Questions such as: Can you name a single head coach who has had a good experience with this organization in the past 20 years?
Do you honestly expect to be able to operate in Ashburn without interference, spying, second-guessing and backstabbing?
Is Cleveland actually a better destination than Washington these days?
Will the owner really do what he says, or will he find a way to renege on anything not ironclad?
If Rivera is really about to donate his good reputation to this outfit, and he is not just using the Redskins as salary bait, owner Daniel Snyder will hopefully wrap him up fast — overnight. Before his agent can realize it’s malpractice not to see what other jobs come open and what the market is for a guy who won three division titles and reached the Super Bowl with the Carolina Panthers. Before the reality can fully sink in that, for all of the early promise of Dwayne Haskins and some nice young wide receivers, this is arguably the worst team in the NFL. A team that could not win a single game in the NFC East — the weakest, unwinningest division in pro football. A franchise with an outlook that is as bleak as that of any in the league, thanks to its owner’s two-decade history of coach-killing dysfunction.
The summary after their 47-16, season-ending loss to the disappointing 8-8 Dallas Cowboys was not good. Along with the finality of their 3-13 record came the recognition that their only victories came against teams that also finished dead last in their divisions — and, by the way, who doesn’t feel that the teams they beat (the Miami Dolphins, Detroit Lions and Carolina Panthers) are in better shape going forward?
As interim coach Bill Callahan said, this was a team that “needed more consistency, continuity and work ethic” when Jay Gruden was fired at 0-5, and it failed to produce any of those things.
It’s no pleasure to be so pessimistic about the Redskins, especially given that they are so young, and as word comes that a coach of Rivera’s quality and intelligence is actually considering them. Hope duels with cynicism. You feel silly for giving into either, or for investing any emotion at all in a franchise that always raises anticipation and then drops fans on their heads. As Callahan said, you could make a case for the Redskins either being “way far away, or very close.”
The silly optimist in you says maybe this really, finally is a turning point. You hear that Eric Schaffer, the vice president of football operations, is a talented executive. Certainly the youth trend under him is reason for some optimism, especially players such as Steven Sims Jr., 22, and Hale Hentges, 23, the undrafted free agents whose receptions from Case Keenum enlivened an otherwise disheartening afternoon in Texas. Certainly, it’s a relief that Snyder appears to be walking in the dead opposite direction from retaining team president Bruce Allen, whose record was 62-97-1 for the decade.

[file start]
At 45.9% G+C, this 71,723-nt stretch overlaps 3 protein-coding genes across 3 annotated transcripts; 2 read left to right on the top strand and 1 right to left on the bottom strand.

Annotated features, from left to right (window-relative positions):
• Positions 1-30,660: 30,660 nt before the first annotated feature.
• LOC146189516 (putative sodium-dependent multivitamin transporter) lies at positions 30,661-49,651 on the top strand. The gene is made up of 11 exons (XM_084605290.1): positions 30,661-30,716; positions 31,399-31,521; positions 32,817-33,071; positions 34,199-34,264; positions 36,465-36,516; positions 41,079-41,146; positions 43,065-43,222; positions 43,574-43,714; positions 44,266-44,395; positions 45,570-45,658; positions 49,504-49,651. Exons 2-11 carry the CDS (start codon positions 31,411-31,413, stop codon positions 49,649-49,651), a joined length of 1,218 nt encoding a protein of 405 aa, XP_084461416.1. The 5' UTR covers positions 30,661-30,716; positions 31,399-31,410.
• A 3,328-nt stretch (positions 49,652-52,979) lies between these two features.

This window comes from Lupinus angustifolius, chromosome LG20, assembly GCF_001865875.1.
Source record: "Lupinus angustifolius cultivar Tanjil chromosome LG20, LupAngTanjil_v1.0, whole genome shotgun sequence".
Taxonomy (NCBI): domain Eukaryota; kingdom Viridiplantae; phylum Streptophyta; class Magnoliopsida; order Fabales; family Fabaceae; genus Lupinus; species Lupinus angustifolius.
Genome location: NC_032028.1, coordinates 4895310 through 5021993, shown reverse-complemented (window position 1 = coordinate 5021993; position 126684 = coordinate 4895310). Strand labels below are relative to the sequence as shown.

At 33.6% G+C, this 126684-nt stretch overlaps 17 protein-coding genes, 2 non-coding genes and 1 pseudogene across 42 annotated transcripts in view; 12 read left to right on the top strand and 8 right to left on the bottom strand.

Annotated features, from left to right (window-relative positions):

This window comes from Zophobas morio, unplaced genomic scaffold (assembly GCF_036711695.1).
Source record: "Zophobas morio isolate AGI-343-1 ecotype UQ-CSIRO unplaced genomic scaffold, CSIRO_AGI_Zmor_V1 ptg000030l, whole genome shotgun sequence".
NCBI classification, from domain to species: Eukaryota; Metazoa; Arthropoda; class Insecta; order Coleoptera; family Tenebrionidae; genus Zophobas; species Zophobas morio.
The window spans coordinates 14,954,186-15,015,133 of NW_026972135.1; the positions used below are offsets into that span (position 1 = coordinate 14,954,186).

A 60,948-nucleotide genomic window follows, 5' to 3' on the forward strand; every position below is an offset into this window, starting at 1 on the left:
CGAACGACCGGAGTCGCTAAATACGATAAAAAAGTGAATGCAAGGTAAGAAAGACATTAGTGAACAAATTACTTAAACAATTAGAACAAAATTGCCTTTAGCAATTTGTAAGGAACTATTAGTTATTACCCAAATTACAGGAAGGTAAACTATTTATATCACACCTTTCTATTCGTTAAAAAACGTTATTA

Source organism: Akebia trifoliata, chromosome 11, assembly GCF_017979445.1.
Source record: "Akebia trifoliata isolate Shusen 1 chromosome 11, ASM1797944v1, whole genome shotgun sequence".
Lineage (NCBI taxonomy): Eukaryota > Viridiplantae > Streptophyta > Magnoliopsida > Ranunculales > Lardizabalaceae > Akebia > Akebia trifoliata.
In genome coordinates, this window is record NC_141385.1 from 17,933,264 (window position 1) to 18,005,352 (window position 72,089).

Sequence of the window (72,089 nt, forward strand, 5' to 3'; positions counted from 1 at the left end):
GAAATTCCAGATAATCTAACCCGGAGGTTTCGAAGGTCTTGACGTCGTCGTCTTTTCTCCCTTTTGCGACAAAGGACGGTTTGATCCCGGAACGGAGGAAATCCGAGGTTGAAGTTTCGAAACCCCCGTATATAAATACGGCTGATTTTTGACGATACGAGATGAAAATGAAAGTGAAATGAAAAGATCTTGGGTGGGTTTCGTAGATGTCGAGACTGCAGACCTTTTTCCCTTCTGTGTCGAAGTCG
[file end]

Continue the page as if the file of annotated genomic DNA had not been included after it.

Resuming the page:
But then again, the realist-pessimist says the Redskins’ cycles have been so dishearteningly repetitive that it never pays to predict things will get better, or to buy into any new man in the building. So many times, the roster has been remade and management has promised a fresh start under a strong new coaching hand.
Which is precisely why the Redskins couldn’t afford to go through a drawn-out, conventional coaching search, why they had to grab at Rivera, still stung from his midseason firing by the Panthers, and grab hard.
The last time the Redskins were at the bottom of a cycle like this one, they went through a humiliating, chaotic failed search that ended with hiring Jim Zorn after first bringing him in as offensive coordinator. Remember 2008, when Snyder went through a secretive, exhaustive interview process at his home, talking for hours on end to Jim Fassel, Steve Mariucci, Jim Mora, Ron Meeks, Jim Schwartz, Gregg Williams and Pete Carroll? The organization’s reputation was so poor, you’ll recall, that Steve Spagnuolo rejected it to stay with the New York Giants as a coordinator and wait for another opening.
Once the game of musical chairs starts, the Redskins inevitably look like a less desirable choice compared to other teams and risk being left seatless. Small wonder they appeared to be working so intently to secure Rivera and make an announcement on the very first Monday after the season before the carousel could even begin to spin.
Maybe Rivera will be the man who can finally survive and thrive in the toxic air of Ashburn, without winding up trashed and damaged. Maybe he’s that much better than Norv Turner, Marty Schottenheimer and Mike Shanahan. Maybe he’s the guy who can fix the consistent, central weakness in the Redskins’ organization, the owner’s tycoon mentality, his assumption that he can purchase wins with paycheck players and presto coaching solutions. Maybe he’s the guy who can finally instill the qualities that actually make for Super Bowl champions, namely good faith, loyalty, patience. Maybe this time, and this man, will be different from all the others. There’s really no choice but to hope so.
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